Liz Truss resigns as UK Prime Minister
UK Prime Minister Liz Truss resigns after only 44 days in office.
UK Prime Minister Liz Truss resigned on Thursday, less than two months after being appointed as Conservative Party leader and head of the UK government.
"I recognize though, given the situation, I cannot deliver the mandate, on which I was elected by the Conservative Party. I have therefore spoken to His Majesty the King to notify him that I am resigning as leader of the Conservative Party," Truss told reporters, as broadcast by Sky News.
Truss went on to say that she would stay in office until her replacement was picked, noting that a new party leader would be voted next week.
UK opposition leaders call for immediate general election
The leaders of the UK's opposition parties, the Labour Party and the Liberal Democrats, have called for an emergency general election following Prime Minister Liz Truss' resignation, according to Sky News.
Labour Party leader Keir Starmer stated that a general election is needed "now now," while Liberal Democrat leader Ed Davey said that "the Conservatives [need to be] out of power and... [Britains] need real change."
Sky News reported on Thursday that UK Finance Minister Jeremy Hunt will not run for prime minister after Liz Truss resigns.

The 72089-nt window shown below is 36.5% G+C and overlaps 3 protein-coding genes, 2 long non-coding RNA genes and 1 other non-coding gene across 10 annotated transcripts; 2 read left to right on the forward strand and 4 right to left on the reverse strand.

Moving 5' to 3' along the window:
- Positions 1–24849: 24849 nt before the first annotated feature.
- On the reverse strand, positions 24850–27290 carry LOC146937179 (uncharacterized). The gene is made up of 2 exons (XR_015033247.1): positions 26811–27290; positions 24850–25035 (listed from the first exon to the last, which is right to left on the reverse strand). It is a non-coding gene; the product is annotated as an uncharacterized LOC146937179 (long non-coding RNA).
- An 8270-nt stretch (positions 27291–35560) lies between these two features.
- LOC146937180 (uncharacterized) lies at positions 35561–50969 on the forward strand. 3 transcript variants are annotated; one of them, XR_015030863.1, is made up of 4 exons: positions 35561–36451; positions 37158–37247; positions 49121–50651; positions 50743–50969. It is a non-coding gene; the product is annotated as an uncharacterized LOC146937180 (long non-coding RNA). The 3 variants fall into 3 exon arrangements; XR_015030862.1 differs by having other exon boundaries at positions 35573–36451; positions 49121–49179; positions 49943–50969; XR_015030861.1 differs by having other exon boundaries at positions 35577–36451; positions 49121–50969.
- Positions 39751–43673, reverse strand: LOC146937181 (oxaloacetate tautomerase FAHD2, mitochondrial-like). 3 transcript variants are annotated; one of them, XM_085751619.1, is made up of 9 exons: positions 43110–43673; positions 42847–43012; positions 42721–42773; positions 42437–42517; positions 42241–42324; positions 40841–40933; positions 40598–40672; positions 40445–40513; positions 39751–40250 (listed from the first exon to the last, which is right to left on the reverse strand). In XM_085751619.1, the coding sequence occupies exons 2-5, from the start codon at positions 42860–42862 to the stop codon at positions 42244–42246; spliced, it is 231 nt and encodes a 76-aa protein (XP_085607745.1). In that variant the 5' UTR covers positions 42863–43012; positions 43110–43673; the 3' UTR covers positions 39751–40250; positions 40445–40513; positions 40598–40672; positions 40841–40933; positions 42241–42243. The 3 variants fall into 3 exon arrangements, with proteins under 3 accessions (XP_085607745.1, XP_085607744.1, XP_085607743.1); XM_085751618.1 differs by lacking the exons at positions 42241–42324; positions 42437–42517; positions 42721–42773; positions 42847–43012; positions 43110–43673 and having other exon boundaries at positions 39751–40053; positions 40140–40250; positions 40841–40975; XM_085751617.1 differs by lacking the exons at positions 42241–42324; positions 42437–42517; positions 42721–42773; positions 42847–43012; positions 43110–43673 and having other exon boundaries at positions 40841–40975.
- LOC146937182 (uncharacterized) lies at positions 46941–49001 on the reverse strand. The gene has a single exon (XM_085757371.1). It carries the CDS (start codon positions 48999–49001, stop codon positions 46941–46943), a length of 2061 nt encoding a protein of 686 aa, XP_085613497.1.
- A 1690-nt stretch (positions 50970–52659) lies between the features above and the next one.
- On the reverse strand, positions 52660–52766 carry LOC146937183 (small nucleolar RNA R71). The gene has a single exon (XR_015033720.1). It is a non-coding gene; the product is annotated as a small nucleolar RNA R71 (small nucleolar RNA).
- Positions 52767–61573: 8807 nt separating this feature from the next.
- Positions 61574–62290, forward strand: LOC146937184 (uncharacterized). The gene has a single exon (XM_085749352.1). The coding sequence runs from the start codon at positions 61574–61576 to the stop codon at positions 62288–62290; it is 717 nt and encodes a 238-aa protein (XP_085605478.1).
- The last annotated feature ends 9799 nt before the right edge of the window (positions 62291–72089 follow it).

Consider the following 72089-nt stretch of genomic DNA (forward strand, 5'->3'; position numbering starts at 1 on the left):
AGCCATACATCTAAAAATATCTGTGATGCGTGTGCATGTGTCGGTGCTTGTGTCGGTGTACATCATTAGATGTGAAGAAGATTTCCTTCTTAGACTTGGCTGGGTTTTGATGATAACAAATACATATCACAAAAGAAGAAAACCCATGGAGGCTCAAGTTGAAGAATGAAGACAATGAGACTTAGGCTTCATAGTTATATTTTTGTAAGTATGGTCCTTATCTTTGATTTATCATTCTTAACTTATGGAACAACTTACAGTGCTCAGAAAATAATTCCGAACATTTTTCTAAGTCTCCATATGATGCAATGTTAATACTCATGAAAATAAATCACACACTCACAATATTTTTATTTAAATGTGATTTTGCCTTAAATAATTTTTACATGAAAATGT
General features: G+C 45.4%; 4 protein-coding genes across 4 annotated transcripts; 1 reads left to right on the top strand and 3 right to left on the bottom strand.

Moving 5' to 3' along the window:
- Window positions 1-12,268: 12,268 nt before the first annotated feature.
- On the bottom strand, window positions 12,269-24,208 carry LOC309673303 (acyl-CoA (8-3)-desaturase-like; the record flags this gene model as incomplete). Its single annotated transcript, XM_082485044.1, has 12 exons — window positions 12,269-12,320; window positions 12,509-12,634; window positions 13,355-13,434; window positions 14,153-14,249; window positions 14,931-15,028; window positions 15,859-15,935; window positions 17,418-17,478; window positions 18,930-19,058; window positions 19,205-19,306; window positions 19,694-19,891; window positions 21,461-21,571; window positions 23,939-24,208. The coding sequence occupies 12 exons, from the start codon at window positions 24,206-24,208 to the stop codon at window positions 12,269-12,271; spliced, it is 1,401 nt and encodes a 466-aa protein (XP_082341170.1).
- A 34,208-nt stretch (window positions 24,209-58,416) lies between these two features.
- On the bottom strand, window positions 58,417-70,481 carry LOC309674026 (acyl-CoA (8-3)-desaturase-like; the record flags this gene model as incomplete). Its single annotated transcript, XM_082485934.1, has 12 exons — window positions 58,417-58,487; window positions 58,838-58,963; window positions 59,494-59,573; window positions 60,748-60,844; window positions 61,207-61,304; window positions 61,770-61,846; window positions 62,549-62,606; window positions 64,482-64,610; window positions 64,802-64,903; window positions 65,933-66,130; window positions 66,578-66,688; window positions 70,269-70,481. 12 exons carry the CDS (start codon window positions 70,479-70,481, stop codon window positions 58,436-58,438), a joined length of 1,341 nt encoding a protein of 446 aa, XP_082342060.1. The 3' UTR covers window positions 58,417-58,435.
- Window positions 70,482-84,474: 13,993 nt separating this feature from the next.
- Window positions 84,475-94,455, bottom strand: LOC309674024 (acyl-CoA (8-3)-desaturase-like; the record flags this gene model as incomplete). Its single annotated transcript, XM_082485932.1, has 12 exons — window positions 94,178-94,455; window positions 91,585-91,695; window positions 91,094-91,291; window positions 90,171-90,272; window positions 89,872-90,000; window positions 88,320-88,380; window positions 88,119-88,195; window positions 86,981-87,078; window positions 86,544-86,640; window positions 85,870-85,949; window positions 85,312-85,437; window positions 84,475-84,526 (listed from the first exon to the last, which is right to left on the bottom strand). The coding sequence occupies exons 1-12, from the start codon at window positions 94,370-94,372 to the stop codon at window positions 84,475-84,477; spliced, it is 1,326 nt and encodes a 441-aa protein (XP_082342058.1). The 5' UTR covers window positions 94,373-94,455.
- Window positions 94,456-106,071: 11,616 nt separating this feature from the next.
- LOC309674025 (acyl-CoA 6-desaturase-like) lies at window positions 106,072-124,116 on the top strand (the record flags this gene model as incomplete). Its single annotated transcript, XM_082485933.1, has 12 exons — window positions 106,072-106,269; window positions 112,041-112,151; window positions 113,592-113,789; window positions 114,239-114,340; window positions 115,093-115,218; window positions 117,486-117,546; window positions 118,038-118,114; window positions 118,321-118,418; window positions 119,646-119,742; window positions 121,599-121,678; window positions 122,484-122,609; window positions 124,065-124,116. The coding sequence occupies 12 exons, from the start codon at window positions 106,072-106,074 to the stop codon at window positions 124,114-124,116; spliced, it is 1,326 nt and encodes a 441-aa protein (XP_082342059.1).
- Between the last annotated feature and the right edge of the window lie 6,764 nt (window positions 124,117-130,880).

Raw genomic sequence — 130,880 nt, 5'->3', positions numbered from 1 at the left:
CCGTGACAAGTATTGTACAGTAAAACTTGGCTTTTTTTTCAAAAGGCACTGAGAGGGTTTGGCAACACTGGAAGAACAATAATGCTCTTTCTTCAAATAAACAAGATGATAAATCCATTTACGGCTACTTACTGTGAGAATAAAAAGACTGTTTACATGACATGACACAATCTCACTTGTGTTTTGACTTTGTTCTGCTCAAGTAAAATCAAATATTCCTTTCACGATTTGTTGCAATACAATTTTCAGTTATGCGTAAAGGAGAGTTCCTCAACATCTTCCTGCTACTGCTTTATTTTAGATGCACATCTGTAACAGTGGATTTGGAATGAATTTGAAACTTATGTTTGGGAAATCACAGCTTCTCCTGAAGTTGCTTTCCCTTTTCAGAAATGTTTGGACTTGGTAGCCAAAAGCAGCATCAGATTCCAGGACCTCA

Read next: Liz Truss has 17 days to save her job
The election to succeed outgoing UK Prime Minister Liz Truss as Conservative Party leader should take place by October 28, according to the official in charge.
"It will be possible to conduct a ballot and conclude a leadership election by Friday the 28th of October. So we should have a new leader in place before the fiscal statement which will take place on (October) the 31st," Graham Brady, chairman of the influential 1922 Committee of backbench MPs, told reporters.
Read next: Truss resignation won't solve anything: UK Foreign Secretary
Liz Truss was elected Prime Minister of the United Kingdom on September 6 and had only been in office for 44 days when she announced her resignation.
Earlier this month, Truss faced criticisms that were expected to lead to her removal by Christmas, according to The Independent.
Tory MPs warned that Truss has only days to backtrack on the £45 billion of unfunded tax cuts in her "mini-budget" as part of the Growth Plan announced on September 23 by Chancellor of the Exchequer Kwasi Kwarteng. This plan led to a plunge in the British pound and negative ratings of the PM.